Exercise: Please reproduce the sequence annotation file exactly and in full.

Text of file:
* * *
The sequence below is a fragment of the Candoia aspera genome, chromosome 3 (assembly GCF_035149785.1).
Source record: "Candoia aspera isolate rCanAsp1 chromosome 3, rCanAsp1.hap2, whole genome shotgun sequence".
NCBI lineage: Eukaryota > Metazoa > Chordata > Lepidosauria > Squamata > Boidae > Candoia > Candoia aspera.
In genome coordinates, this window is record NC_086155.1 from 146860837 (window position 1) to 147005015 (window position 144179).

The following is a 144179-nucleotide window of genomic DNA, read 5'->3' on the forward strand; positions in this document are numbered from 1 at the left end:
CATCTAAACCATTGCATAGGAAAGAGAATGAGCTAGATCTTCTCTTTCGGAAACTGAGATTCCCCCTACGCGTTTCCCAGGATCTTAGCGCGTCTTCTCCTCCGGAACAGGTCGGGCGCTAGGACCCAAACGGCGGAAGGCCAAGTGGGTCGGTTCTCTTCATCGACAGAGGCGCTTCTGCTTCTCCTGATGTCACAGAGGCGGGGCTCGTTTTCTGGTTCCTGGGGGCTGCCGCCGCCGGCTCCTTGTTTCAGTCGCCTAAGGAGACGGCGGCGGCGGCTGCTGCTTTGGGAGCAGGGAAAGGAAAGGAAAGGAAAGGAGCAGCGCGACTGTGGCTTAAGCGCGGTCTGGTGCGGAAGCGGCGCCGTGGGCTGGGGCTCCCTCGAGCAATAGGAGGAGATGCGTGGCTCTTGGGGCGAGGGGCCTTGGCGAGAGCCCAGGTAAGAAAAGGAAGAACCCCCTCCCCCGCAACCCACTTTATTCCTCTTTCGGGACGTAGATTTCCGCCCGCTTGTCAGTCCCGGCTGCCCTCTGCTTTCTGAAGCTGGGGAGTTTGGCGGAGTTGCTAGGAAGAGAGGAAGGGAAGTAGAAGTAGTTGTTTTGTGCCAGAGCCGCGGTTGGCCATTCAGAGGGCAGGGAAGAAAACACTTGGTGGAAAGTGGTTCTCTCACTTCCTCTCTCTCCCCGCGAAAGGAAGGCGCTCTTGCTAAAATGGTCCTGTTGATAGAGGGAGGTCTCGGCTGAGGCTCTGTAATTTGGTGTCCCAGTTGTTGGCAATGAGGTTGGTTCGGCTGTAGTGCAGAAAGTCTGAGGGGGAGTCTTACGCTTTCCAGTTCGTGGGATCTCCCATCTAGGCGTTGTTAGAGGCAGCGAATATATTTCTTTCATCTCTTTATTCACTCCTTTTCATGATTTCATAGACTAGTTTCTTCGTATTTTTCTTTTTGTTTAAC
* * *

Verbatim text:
The sequence below is a fragment of the Candoia aspera genome, chromosome 3 (assembly GCF_035149785.1).
Source record: "Candoia aspera isolate rCanAsp1 chromosome 3, rCanAsp1.hap2, whole genome shotgun sequence".
NCBI lineage: Eukaryota > Metazoa > Chordata > Lepidosauria > Squamata > Boidae > Candoia > Candoia aspera.
In genome coordinates, this window is record NC_086155.1 from 146860837 (window position 1) to 147005015 (window position 144179).

The following is a 144179-nucleotide window of genomic DNA, read 5'->3' on the forward strand; positions in this document are numbered from 1 at the left end:
CATCTAAACCATTGCATAGGAAAGAGAATGAGCTAGATCTTCTCTTTCGGAAACTGAGATTCCCCCTACGCGTTTCCCAGGATCTTAGCGCGTCTTCTCCTCCGGAACAGGTCGGGCGCTAGGACCCAAACGGCGGAAGGCCAAGTGGGTCGGTTCTCTTCATCGACAGAGGCGCTTCTGCTTCTCCTGATGTCACAGAGGCGGGGCTCGTTTTCTGGTTCCTGGGGGCTGCCGCCGCCGGCTCCTTGTTTCAGTCGCCTAAGGAGACGGCGGCGGCGGCTGCTGCTTTGGGAGCAGGGAAAGGAAAGGAAAGGAAAGGAGCAGCGCGACTGTGGCTTAAGCGCGGTCTGGTGCGGAAGCGGCGCCGTGGGCTGGGGCTCCCTCGAGCAATAGGAGGAGATGCGTGGCTCTTGGGGCGAGGGGCCTTGGCGAGAGCCCAGGTAAGAAAAGGAAGAACCCCCTCCCCCGCAACCCACTTTATTCCTCTTTCGGGACGTAGATTTCCGCCCGCTTGTCAGTCCCGGCTGCCCTCTGCTTTCTGAAGCTGGGGAGTTTGGCGGAGTTGCTAGGAAGAGAGGAAGGGAAGTAGAAGTAGTTGTTTTGTGCCAGAGCCGCGGTTGGCCATTCAGAGGGCAGGGAAGAAAACACTTGGTGGAAAGTGGTTCTCTCACTTCCTCTCTCTCCCCGCGAAAGGAAGGCGCTCTTGCTAAAATGGTCCTGTTGATAGAGGGAGGTCTCGGCTGAGGCTCTGTAATTTGGTGTCCCAGTTGTTGGCAATGAGGTTGGTTCGGCTGTAGTGCAGAAAGTCTGAGGGGGAGTCTTACGCTTTCCAGTTCGTGGGATCTCCCATCTAGGCGTTGTTAGAGGCAGCGAATATATTTCTTTCATCTCTTTATTCACTCCTTTTCATGATTTCATAGACTAGTTTCTTCGTATTTTTCTTTTTGTTTAAC